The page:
18: Self-Discovery

18: Self-Discovery

From Chicken Soup for the Soul: Reboot Your Life


I was always looking outside myself for strength and confidence but it comes from within.


I was sitting poolside at my birthday party, dangling my feet in the water, when I suddenly felt old. All that seemed to be missing to complete my spinster persona was a houseful of cats. This was not what I had pictured for myself at thirty. In the midst of all my friends’ wedding ceremonies and baby making, I felt lost — sad, single and hopeless.

With all my fruitless soul mate searching, an entire decade of personal opportunity had passed me by. Sitting there, scouring my memory bank, I couldn’t think of a single unique or significant moment from my twenties. Aside from the typical college graduation and start of my career, I had done nothing that I considered important.

How did I allow myself to end up there? I didn’t have photos of exotic locales, tales of adventure, or anything that would indicate I was doing more than breathing and occupying space. That moment served as my epiphany, and I recognized that my decade-long pity party must come to a screeching halt. Right there, in the midst of my “celebration,” I made a decision to accept my life as it was and start living it from that point forward.

I realized I should have spent far more time building my experience catalog and far less time scouring Austin, Texas for Mr. Right. Only to be sorely disappointed, I might add, when he didn’t materialize. Waiting around for what I thought would make me happy only made me miserable, and if my twenties could evaporate so quickly, I reasoned it wouldn’t be long until I was a blue-haired old lady sitting on my sofa lamenting about that whole bunch of nothing I did in my youth.

When I finally quit searching for the man of my dreams, I took my first step toward self-discovery. I purchased a guitar and learned to play it. It wasn’t long until I’d written some songs, and before I knew it, I’d stepped further out of my comfort zone and bought that first home I’d convinced myself had to be a joint purchase.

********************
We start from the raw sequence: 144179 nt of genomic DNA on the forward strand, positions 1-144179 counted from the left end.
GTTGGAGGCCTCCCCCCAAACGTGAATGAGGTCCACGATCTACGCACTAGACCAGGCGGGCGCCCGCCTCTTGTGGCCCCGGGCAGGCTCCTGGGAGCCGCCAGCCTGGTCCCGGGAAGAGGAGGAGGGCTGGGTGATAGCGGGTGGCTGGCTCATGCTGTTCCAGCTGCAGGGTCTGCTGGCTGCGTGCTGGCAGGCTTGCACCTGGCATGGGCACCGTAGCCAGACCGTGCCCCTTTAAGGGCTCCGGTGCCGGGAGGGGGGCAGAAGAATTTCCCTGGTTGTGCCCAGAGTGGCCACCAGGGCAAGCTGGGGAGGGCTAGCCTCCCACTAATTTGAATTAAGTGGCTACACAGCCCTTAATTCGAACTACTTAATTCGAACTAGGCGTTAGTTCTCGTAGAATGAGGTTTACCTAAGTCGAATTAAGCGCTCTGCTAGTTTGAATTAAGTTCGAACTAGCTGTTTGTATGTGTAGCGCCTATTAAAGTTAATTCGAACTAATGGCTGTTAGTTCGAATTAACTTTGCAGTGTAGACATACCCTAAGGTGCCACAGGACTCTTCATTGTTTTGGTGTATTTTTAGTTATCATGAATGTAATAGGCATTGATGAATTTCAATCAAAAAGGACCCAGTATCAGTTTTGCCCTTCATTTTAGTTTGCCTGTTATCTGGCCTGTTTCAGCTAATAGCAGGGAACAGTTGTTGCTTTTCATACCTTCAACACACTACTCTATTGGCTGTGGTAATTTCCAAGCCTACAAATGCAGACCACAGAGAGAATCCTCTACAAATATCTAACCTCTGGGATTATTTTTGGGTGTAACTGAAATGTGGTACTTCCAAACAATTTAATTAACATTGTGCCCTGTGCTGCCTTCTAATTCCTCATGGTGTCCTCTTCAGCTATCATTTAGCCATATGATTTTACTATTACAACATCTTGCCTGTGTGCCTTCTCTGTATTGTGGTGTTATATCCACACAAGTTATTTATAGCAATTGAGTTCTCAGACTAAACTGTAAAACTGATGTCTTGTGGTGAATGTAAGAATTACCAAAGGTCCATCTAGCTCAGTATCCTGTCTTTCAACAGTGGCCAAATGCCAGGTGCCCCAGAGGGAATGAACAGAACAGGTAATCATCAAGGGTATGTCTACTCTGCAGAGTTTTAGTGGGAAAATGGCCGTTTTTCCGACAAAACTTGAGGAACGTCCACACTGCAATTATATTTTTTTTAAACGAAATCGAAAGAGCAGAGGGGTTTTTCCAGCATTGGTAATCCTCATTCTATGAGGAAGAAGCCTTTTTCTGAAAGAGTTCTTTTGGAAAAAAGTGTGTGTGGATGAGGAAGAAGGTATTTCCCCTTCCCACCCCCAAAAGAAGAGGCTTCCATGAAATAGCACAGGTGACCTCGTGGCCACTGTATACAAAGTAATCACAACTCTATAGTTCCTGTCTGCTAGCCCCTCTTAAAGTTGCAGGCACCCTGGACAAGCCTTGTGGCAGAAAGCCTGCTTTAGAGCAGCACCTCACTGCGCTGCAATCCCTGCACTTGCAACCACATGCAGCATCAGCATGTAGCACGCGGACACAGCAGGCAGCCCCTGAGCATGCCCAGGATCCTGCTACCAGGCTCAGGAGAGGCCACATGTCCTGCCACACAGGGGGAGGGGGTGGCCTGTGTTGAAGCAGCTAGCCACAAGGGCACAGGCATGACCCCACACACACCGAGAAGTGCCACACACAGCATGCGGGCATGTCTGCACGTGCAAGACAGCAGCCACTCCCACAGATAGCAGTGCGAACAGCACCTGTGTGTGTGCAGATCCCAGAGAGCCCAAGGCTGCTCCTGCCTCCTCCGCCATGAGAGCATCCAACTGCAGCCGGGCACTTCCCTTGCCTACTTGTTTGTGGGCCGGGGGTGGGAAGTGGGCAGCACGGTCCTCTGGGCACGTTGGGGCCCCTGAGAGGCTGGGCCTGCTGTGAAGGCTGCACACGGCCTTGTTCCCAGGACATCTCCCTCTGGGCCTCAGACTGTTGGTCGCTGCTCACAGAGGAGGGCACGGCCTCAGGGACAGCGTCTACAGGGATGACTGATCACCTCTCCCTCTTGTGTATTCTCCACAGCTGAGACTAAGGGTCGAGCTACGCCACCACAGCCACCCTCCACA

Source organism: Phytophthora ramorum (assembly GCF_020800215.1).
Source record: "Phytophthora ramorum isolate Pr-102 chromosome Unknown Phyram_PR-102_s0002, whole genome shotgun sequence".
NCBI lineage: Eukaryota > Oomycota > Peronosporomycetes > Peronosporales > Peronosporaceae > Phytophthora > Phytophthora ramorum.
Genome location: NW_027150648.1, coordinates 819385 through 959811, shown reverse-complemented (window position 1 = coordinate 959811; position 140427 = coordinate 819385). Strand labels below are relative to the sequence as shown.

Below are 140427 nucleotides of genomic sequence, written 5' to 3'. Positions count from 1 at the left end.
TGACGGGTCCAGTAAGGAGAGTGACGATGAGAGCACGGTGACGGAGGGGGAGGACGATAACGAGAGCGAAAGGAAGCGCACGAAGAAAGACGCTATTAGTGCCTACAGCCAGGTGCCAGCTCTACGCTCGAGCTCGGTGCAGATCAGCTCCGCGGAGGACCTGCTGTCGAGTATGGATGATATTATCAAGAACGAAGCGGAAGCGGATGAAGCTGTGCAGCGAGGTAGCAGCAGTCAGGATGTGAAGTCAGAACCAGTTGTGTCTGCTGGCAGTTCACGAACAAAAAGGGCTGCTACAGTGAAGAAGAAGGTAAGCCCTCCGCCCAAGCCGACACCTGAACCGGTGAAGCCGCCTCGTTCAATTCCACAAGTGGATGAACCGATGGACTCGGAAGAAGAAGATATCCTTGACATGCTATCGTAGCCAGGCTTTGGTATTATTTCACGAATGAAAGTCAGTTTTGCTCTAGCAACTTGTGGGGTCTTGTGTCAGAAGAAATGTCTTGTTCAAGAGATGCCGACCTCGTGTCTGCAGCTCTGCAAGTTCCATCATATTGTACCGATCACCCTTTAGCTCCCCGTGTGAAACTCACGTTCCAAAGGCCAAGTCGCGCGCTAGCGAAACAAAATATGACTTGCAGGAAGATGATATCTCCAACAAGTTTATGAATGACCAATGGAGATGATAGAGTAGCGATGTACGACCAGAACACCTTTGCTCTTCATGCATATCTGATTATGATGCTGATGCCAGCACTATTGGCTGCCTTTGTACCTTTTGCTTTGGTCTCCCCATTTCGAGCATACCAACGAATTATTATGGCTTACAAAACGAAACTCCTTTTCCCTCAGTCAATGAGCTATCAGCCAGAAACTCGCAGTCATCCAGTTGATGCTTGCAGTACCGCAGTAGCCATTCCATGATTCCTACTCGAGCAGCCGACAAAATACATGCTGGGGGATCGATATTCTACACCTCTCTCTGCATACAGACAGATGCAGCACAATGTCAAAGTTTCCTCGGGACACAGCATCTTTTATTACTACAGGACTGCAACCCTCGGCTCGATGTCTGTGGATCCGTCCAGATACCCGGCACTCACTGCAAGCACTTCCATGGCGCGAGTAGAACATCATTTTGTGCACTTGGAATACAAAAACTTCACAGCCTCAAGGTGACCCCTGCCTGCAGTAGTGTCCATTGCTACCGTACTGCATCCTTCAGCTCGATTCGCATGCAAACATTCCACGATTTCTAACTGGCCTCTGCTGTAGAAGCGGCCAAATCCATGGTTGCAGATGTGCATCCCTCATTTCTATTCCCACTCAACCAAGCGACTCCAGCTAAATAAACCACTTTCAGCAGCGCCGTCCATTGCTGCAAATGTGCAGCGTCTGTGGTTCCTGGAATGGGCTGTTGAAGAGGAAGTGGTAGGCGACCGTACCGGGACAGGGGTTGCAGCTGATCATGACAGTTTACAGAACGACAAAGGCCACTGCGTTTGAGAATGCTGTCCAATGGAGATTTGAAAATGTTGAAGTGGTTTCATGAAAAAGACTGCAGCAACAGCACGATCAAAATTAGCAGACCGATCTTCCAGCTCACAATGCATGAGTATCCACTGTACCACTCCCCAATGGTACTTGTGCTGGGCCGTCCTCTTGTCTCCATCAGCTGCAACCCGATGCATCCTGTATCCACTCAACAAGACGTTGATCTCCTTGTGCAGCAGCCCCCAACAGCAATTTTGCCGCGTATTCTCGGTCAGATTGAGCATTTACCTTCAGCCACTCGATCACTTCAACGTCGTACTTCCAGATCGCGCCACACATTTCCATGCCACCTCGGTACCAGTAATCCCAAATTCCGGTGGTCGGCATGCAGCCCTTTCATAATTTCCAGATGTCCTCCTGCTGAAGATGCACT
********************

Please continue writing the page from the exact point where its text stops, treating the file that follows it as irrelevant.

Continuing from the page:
With these two notches in my belt, I went on to audition for Nashville Star. I traveled by railroad. I walked sixty miles for breast cancer, stood atop the Empire State Building, mastered roller coasters, witnessed a whale breaching in the bay, landed in a helicopter on a glacier, deep-sea fished, grew my own vegetables, ran a half marathon, dog mushed, delivered a speech in my community, and played sand volleyball on a league. I met my childhood hero, Dolly Parton. I zip-lined in a rain forest. I donated my hair to cancer patients.

When I let go of what I thought I was supposed to become — a wife and mother — and embraced what I actually was — a strong single woman — I discovered my value. With every activity I attempted, my confidence soared until I had a firm grip on who I was and what I could do. Today, I’m a highly driven, creative and adventurous person, because I made a conscious decision to scare myself as much as possible.

And, sure, I had my doubts from time to time. I wasn’t positive I could actually play volleyball, for example, but when game day finally arrived, I forced myself to attend. It was awkward since I hadn’t even seen the courts since junior high, but there I was in the midst of total strangers, playing my heart out. It turned out that I wasn’t half bad. A mouthful of sand here and there, but some solid passes and serves, too.

It was horrifying to climb a forty-foot pole before jumping off a platform and sailing 200 feet above a canyon. But I soldiered through the nausea, and afterwards, I felt as though I could master any challenge. At last I was strong, single, and hopeful!

Those victories of my thirties built the resilient woman of my forties. My newfound confidence came in handy when I was diagnosed with breast cancer. I refused to let my diagnosis boss me around. Two years later, I’m still breathing and occupying space, but now, unlike that first forgotten decade, it’s with a purpose. In fact, I think it’s safe to say that had I continued on the former stagnant path of my twenties, I would not have possessed the confidence or determination to face that breast cancer challenge.

Today, as a middle school English teacher, I share the lessons I’ve learned with my classes in hopes of inspiring them to be more. While it’s obviously my educational responsibility to teach them how to be better readers and writers, it’s also my personal responsibility to lead them toward their own paths of self-discovery. As recently as last week, I suggested that they invest in a small journal, not to write diary entries, but to record the special events and activities of their lives. I wish I’d started seeking growth opportunities earlier, but I remind myself that it’s better to have lost ten years than twenty or thirty.

And by the way, while I was out living life, Mr. Right found his way to me.

~Val Jones

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